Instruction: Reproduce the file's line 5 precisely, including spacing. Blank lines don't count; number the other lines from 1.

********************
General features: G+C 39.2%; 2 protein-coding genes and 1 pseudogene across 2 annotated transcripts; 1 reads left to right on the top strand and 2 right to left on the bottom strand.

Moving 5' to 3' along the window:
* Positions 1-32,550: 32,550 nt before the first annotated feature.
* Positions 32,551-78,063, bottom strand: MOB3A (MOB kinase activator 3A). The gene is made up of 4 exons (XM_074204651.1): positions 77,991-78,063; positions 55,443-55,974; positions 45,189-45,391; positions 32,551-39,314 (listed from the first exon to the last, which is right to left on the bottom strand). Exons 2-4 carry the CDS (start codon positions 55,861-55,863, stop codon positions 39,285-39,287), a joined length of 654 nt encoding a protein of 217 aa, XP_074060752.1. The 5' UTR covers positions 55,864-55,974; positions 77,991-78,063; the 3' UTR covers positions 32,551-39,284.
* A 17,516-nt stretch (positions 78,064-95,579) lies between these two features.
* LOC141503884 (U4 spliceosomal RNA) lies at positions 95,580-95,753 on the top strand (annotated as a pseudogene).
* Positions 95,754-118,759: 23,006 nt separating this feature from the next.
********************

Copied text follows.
* A 17,516-nt stretch (positions 78,064-95,579) lies between these two features.